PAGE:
Elizabeth M Brunt, Dina G Tiniakos
World Journal of Gastroenterology , 2010,
Abstract: Histological analysis of liver biopsies remains a standard against which other methods of assessment for the presence and amount of hepatic injury due to nonalcoholic fatty liver disease (NAFLD) are measured. Histological evaluation remains the sole method of distinguishing steatosis from advanced forms of NAFLD, i.e. nonalcoholic steatohepatitis (NASH) and fibrosis. Included in the lesions of NAFLD are steatosis, lobular and portal inflammation, hepatocyte injury in the forms of ballooning and apoptosis, and fibrosis. However, patterns of these lesions are as distinguishing as the lesions themselves. Liver injury in adults and children due to NAFLD may have different histological patterns. In this review, the rationale for liver biopsy, as well as the histopathological lesions, the microscopically observable patterns of injury, and the differential diagnoses of NAFLD and NASH are discussed.
Liver regeneration in nonalcoholic fatty liver disease  [cached]
Aldo Lagomarsino
Medwave , 2012,
Abstract: Steatosis is the accumulation of fat in hepatocytes, which may be the result of liver regeneration or pathological processes such as alcoholic and nonalcoholic fatty liver disease. Despite its importance, in both cases the exact mechanism that prevails in fatty liver regeneration is poorly understood. Previous studies have shown that patients with fatty liver express dispar regeneration, possibly due to the accumulation of reactive oxygen species generated by inflammatory processes caused by activation of Kupffer cells. In this article we review several factors that affect liver regeneration, trying to understand the underlying mechanism of dispar regeneration in fatty liver as a consequence of nonalcoholic fatty liver disease.
Nonalcoholic fatty liver disease: An overview of current insights in pathogenesis, diagnosis, treatment  [cached]
Tim CMA Schreuder, Bart J Verwer, Carin MJ van Nieuwkerk, Chris JJ Mulder
World Journal of Gastroenterology , 2008,
Abstract: Estimates of people suffering from overweight (one billion) and obesity (300 million) are increasing. The accumulation of triglycerides in the liver, in the absence of excess alcohol intake, has been described in the early sixties. It was not until 1980, however, that Ludwig et al named this condition nonalcoholic steatohepatitis (NASH). Subsequently, nonalcoholic fatty liver disease (NAFLD) has been used as a general name for conditions ranging from simple steatosis through steatohepatitis to end-stage liver disease (cirrhosis). Many studies have demonstrated the significant correlation with obesity and insulin resistance. Other studies have revealed a significant correlation between hepatic steatosis, cardiovascular disease and increased intima-media thickness. WHO estimated that at least two million patients will develop cirrhosis due to hepatic steatosis in the years to come. Longitudinal cohort studies have demonstrated that those patients with cirrhosis have a similar risk to develop hepatocellular carcinoma as those with other causes of cirrhosis. Taken all together, NAFLD has become the third most important indication for liver transplantation. Therefore, training programmes in internal medicine, gastroenterology and hepatology should stress the importance of diagnosing this entity and treat properly those at risk for developing complications of portal hypertension and concomittant cardiovascular disease. This review will focus on the clinical characteristics, pathophysiology, imaging techniques and the readily available therapeutic options.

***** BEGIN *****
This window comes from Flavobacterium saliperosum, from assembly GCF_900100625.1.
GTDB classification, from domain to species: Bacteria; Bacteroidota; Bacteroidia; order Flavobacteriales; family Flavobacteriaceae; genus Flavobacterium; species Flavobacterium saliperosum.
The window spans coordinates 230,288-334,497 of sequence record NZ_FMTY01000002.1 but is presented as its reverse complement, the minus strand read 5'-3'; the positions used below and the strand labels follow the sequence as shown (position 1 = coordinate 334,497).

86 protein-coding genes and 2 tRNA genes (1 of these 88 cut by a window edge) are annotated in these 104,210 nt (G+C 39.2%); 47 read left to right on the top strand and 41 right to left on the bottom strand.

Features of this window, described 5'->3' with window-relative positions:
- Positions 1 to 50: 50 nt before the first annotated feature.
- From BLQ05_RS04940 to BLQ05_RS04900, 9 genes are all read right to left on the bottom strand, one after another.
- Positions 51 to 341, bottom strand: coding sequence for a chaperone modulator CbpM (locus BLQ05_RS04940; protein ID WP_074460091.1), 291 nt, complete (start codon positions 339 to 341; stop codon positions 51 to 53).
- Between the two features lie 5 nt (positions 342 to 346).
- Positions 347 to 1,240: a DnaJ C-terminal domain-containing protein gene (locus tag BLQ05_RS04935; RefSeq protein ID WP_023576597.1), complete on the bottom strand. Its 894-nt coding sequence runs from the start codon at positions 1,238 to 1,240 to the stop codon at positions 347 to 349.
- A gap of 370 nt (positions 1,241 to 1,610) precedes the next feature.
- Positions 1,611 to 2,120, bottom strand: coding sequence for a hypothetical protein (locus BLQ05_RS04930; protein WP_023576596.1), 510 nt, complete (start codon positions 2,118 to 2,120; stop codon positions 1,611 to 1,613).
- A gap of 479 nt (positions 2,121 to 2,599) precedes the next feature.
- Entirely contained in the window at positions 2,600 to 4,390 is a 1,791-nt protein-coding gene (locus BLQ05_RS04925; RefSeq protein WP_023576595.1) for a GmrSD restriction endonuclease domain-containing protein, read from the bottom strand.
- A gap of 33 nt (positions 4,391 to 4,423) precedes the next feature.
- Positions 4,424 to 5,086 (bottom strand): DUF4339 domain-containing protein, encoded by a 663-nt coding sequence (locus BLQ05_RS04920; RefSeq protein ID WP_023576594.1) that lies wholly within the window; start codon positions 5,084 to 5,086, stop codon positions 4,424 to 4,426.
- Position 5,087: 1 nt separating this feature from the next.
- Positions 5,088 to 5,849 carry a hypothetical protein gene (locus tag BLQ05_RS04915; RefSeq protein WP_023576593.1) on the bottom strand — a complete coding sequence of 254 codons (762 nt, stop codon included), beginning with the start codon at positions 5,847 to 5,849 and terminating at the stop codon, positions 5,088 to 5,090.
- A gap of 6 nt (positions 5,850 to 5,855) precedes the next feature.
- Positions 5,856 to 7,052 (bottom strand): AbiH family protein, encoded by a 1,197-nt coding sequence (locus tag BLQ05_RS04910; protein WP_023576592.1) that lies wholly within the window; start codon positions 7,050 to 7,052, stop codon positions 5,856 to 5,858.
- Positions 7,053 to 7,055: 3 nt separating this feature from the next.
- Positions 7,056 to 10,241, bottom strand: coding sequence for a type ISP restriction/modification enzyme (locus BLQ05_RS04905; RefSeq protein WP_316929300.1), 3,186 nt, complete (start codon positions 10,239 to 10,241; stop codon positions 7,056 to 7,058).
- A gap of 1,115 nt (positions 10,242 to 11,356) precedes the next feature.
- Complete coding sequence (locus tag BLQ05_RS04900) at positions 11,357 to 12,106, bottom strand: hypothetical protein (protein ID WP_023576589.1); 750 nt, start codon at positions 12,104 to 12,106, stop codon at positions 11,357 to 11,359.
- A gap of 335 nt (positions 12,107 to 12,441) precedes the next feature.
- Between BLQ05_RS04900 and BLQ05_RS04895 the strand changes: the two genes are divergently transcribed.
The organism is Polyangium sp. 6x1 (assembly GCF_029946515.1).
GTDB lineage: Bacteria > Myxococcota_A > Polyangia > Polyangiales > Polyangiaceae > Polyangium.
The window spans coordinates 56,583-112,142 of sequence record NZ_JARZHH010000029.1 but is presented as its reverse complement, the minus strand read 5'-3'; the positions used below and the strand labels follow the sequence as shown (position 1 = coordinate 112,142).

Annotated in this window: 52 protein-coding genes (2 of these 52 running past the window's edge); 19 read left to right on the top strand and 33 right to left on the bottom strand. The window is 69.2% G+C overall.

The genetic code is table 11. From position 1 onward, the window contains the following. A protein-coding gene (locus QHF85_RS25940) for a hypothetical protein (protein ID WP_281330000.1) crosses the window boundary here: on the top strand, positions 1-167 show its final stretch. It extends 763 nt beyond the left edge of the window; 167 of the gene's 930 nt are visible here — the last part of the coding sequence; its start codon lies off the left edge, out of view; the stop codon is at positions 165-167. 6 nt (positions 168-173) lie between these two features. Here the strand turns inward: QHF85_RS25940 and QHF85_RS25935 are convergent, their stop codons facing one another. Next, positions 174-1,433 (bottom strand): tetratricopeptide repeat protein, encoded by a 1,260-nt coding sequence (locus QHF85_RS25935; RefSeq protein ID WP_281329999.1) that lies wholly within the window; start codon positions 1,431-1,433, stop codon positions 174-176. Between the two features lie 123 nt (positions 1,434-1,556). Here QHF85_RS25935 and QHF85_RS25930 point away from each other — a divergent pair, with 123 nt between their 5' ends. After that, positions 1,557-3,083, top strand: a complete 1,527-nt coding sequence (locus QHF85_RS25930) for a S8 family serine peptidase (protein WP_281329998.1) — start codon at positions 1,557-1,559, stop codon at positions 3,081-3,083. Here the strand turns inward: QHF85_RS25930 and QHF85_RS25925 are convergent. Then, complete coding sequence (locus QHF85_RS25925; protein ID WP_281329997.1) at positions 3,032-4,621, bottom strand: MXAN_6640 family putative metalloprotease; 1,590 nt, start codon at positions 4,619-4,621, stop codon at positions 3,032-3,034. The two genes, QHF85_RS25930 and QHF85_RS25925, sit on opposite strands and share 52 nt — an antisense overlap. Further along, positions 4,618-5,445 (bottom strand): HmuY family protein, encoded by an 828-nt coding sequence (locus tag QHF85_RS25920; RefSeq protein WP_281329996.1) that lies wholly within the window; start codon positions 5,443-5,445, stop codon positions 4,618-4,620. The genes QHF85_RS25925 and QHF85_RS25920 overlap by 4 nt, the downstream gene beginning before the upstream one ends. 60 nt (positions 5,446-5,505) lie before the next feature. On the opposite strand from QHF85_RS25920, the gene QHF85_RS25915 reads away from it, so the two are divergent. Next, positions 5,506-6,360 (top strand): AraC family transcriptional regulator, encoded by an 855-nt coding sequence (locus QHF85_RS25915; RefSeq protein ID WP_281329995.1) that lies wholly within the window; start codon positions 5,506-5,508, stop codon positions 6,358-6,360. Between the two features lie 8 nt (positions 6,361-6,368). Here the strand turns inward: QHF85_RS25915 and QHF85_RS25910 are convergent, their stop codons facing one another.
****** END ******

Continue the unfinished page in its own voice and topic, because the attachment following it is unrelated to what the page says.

Animal models of nonalcoholic fatty liver disease/nonalcoholic steatohepatitis  [cached]
Yoshihisa Takahashi,Yurie Soejima,Toshio Fukusato
World Journal of Gastroenterology , 2012, DOI: 10.3748/wjg.v18.i19.2300
Abstract: Nonalcoholic fatty liver disease (NAFLD) is a condition in which excess fat accumulates in the liver of a patient without a history of alcohol abuse. Nonalcoholic steatohepatitis (NASH), a severe form of NAFLD, can progress to liver cirrhosis and hepatocellular carcinoma. NAFLD is regarded as a hepatic manifestation of metabolic syndrome and incidence has been increasing worldwide in line with the increased prevalence of obesity, type 2 diabetes, and hyperlipemia. Animal models of NAFLD/NASH give crucial information, not only in elucidating pathogenesis of NAFLD/NASH but also in examining therapeutic effects of various agents. An ideal model of NAFLD/NASH should correctly reflect both hepatic histopathology and pathophysiology of human NAFLD/NASH. Animal models of NAFLD/NASH are divided into genetic, dietary, and combination models. In this paper, we review commonly used animal models of NAFLD/NASH referring to their advantages and disadvantages.
Understanding mechanisms of the pathogenesis of nonalcoholic fatty liver disease  [cached]
Metin Basaranoglu, Serra Kayacetin, Nevin Yilmaz, Ertugrul Kayacetin, Orhan Tarcin, Abdullah Sonsuz
World Journal of Gastroenterology , 2010,